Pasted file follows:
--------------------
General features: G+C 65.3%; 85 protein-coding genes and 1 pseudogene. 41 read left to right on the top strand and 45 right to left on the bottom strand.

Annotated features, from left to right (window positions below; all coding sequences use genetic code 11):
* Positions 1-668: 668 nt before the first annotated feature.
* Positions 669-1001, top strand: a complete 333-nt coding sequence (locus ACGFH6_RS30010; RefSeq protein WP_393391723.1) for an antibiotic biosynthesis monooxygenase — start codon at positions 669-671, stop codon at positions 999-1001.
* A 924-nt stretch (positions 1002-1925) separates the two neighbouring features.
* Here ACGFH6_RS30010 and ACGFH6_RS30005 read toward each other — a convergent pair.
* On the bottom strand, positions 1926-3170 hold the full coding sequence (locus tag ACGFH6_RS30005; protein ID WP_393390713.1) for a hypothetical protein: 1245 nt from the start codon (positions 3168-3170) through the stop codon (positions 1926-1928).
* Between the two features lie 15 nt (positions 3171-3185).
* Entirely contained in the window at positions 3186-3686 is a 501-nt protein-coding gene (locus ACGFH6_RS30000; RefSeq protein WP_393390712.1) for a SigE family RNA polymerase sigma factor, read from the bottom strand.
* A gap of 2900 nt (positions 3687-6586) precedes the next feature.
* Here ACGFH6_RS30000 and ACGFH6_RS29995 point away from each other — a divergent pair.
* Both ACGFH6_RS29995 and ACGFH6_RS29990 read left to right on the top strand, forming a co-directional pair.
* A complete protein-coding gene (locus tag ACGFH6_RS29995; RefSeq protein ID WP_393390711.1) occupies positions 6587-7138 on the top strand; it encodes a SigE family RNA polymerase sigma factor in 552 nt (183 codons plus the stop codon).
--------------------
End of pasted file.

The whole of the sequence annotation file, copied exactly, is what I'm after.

General features: G+C 65.3%; 85 protein-coding genes and 1 pseudogene. 41 read left to right on the top strand and 45 right to left on the bottom strand.

Annotated features, from left to right (window positions below; all coding sequences use genetic code 11):
* Positions 1-668: 668 nt before the first annotated feature.
* Positions 669-1001, top strand: a complete 333-nt coding sequence (locus ACGFH6_RS30010; RefSeq protein WP_393391723.1) for an antibiotic biosynthesis monooxygenase — start codon at positions 669-671, stop codon at positions 999-1001.
* A 924-nt stretch (positions 1002-1925) separates the two neighbouring features.
* Here ACGFH6_RS30010 and ACGFH6_RS30005 read toward each other — a convergent pair.
* On the bottom strand, positions 1926-3170 hold the full coding sequence (locus tag ACGFH6_RS30005; protein ID WP_393390713.1) for a hypothetical protein: 1245 nt from the start codon (positions 3168-3170) through the stop codon (positions 1926-1928).
* Between the two features lie 15 nt (positions 3171-3185).
* Entirely contained in the window at positions 3186-3686 is a 501-nt protein-coding gene (locus ACGFH6_RS30000; RefSeq protein WP_393390712.1) for a SigE family RNA polymerase sigma factor, read from the bottom strand.
* A gap of 2900 nt (positions 3687-6586) precedes the next feature.
* Here ACGFH6_RS30000 and ACGFH6_RS29995 point away from each other — a divergent pair.
* Both ACGFH6_RS29995 and ACGFH6_RS29990 read left to right on the top strand, forming a co-directional pair.
* A complete protein-coding gene (locus tag ACGFH6_RS29995; RefSeq protein ID WP_393390711.1) occupies positions 6587-7138 on the top strand; it encodes a SigE family RNA polymerase sigma factor in 552 nt (183 codons plus the stop codon).